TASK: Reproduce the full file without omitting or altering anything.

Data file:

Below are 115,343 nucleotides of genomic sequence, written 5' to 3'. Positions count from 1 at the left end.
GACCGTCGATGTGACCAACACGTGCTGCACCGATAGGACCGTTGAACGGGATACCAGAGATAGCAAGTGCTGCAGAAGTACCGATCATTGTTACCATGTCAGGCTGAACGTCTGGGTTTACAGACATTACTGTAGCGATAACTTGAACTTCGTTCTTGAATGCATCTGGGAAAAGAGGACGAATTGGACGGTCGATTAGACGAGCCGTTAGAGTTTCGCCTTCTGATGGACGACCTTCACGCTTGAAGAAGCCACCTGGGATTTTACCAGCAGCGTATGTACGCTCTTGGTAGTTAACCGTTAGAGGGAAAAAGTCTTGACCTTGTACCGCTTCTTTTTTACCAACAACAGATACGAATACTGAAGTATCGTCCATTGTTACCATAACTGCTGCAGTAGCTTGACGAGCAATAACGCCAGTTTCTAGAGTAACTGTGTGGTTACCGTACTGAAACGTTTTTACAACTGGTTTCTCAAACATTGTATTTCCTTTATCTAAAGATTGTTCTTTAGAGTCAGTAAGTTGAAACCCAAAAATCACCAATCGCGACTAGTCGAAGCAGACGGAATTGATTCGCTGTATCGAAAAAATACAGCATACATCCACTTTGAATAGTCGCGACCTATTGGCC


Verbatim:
Below are 115,343 nucleotides of genomic sequence, written 5' to 3'. Positions count from 1 at the left end.
GACCGTCGATGTGACCAACACGTGCTGCACCGATAGGACCGTTGAACGGGATACCAGAGATAGCAAGTGCTGCAGAAGTACCGATCATTGTTACCATGTCAGGCTGAACGTCTGGGTTTACAGACATTACTGTAGCGATAACTTGAACTTCGTTCTTGAATGCATCTGGGAAAAGAGGACGAATTGGACGGTCGATTAGACGAGCCGTTAGAGTTTCGCCTTCTGATGGACGACCTTCACGCTTGAAGAAGCCACCTGGGATTTTACCAGCAGCGTATGTACGCTCTTGGTAGTTAACCGTTAGAGGGAAAAAGTCTTGACCTTGTACCGCTTCTTTTTTACCAACAACAGATACGAATACTGAAGTATCGTCCATTGTTACCATAACTGCTGCAGTAGCTTGACGAGCAATAACGCCAGTTTCTAGAGTAACTGTGTGGTTACCGTACTGAAACGTTTTTACAACTGGTTTCTCAAACATTGTATTTCCTTTATCTAAAGATTGTTCTTTAGAGTCAGTAAGTTGAAACCCAAAAATCACCAATCGCGACTAGTCGAAGCAGACGGAATTGATTCGCTGTATCGAAAAAATACAGCATACATCCACTTTGAATAGTCGCGACCTATTGGCC